Officials at Finger Lakes Race Track in Farmington, N.Y., banned Zippy on Sept. 8, 1998, after he failed to leave the gate with the rest of the field — for the third straight time.

In 2001, Zippy was last in a seven-horse field in which all the other competitors had never won, either.

On April 10, 2004, Zippy made his 100th start at the Three County Fair in Northampton, Mass. He finished dead last and was retired in 2010 to Cabin Creek in Greenfield Center, N.Y., a satellite of the Old Friends organization. Zippy finished second eight times and third 12 times, earning $30,572.

Old Friends founder and president Michael Blowen saw Zippy almost win a race in the late 1990s.

"It was at Great Barrington, Mass., and Zippy's running, and he finishes second," Blowen said. "But there's an inquiry into the horse that won."

Felix Monserrate, Zippy's owner and trainer, "starts climbing the steward's stand. 'No! No! He can't win like this!' It's the only time in the history of racing where a trainer was screaming, 'Don't put my horse up!' And he still finished second."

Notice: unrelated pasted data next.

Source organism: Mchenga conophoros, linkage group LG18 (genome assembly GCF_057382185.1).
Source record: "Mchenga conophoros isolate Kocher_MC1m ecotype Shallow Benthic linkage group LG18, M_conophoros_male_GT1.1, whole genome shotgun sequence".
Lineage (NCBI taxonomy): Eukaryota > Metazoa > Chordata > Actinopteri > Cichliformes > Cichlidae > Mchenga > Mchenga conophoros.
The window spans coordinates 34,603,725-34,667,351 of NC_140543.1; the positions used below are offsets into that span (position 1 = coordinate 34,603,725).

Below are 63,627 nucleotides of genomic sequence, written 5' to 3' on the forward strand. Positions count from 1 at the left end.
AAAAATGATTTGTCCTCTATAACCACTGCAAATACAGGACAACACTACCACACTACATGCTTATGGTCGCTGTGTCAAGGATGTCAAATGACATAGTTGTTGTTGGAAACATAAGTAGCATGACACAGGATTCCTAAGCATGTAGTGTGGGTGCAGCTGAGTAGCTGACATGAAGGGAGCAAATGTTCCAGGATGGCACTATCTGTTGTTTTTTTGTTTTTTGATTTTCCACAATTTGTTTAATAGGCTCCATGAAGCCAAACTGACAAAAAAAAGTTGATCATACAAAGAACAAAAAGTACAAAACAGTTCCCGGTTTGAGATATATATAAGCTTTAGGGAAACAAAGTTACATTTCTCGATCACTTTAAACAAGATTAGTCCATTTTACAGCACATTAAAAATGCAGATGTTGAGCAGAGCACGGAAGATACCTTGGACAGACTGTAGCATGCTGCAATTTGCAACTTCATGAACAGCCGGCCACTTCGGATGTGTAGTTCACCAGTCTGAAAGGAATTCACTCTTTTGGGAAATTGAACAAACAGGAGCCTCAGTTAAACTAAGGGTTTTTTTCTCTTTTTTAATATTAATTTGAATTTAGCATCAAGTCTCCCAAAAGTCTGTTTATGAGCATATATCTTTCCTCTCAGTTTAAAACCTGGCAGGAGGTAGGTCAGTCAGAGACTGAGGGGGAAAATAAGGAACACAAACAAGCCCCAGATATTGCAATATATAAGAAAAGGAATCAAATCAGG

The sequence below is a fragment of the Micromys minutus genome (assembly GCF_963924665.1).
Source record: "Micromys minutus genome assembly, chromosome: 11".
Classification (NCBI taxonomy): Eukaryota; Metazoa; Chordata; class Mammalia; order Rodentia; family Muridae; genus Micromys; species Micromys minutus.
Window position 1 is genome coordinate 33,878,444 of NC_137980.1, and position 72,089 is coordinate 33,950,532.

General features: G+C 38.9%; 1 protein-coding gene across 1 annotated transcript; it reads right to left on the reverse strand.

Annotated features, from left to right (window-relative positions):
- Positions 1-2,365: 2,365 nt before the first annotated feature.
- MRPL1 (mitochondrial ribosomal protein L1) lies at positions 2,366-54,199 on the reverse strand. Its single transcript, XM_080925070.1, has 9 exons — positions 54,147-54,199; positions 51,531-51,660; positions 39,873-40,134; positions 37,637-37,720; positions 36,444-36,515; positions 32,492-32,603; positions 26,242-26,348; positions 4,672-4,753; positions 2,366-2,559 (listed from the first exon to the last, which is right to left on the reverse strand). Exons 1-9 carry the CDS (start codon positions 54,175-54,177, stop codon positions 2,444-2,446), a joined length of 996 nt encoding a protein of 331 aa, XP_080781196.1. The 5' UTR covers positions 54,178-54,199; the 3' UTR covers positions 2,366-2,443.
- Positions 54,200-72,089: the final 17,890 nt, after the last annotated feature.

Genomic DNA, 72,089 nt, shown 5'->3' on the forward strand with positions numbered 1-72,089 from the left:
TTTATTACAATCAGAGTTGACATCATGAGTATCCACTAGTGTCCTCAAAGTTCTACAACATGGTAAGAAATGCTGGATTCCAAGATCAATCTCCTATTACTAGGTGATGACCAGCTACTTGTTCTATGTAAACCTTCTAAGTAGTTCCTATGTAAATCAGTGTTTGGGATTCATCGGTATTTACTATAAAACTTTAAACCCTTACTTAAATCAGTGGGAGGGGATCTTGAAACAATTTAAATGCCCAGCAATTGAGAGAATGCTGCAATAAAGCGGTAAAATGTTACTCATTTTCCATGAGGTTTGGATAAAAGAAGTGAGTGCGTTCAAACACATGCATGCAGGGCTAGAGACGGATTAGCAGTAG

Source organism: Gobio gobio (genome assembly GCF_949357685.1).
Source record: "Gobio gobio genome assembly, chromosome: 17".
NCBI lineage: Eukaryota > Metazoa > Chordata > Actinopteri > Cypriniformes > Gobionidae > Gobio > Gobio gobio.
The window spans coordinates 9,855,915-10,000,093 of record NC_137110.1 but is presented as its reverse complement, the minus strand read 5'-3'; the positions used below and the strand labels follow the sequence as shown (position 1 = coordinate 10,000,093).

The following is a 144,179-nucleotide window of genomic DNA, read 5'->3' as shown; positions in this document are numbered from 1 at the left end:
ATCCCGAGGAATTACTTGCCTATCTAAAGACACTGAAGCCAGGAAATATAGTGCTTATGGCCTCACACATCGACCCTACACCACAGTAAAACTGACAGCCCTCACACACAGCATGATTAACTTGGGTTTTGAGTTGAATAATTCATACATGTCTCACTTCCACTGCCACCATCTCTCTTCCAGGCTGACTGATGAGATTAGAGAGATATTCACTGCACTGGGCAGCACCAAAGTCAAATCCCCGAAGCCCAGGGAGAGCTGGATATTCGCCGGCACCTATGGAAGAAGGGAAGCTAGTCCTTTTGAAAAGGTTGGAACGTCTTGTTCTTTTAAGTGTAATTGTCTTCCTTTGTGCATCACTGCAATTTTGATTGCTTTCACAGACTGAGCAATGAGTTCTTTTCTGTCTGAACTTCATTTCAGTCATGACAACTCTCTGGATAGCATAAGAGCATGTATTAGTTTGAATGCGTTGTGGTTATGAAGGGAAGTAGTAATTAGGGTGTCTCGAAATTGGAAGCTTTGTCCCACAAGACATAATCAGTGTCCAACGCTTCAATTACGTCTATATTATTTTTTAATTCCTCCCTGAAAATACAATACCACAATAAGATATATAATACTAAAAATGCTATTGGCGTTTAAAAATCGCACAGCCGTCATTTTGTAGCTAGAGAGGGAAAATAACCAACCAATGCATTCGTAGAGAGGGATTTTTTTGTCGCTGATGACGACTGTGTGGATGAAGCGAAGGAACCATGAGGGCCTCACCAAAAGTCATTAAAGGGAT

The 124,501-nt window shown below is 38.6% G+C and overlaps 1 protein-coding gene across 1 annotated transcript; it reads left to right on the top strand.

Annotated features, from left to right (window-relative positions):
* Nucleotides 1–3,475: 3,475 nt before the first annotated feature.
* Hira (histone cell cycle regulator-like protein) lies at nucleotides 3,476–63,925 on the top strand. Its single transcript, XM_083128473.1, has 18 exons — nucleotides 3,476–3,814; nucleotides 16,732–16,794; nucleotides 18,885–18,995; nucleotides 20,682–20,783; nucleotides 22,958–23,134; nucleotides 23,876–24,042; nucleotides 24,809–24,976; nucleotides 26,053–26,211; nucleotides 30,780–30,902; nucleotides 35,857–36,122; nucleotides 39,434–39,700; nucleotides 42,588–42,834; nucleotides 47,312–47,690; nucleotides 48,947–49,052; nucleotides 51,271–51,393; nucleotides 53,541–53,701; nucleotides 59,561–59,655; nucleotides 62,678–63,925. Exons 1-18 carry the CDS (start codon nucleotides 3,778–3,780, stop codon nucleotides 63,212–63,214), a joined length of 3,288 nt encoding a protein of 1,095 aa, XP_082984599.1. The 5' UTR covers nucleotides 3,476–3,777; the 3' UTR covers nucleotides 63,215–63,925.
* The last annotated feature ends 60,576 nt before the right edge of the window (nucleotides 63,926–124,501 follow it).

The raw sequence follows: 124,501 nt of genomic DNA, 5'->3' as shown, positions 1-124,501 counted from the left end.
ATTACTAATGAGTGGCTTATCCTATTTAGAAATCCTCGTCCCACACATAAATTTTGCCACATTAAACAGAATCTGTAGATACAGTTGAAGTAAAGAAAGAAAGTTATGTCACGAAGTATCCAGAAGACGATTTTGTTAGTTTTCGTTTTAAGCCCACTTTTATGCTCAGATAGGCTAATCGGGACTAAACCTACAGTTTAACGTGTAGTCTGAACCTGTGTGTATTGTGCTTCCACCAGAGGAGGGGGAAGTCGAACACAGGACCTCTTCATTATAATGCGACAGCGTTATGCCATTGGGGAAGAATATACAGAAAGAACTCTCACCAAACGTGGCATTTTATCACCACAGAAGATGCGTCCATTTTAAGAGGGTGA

The Zipster did win an exhibition race against a standardbred horse named Paddy's Lady on March 17, 2001, in Freehold, N.J. The standardbred had a 20-length head start, and Zippy won by a neck. But because the race was an exhibition, he maintained his losing streak.

And Zippy is often called the "losingest horse in history," but he can't take the futility record title. Thatt belongs to Thrust, who had 105 losing starts in the 1950s.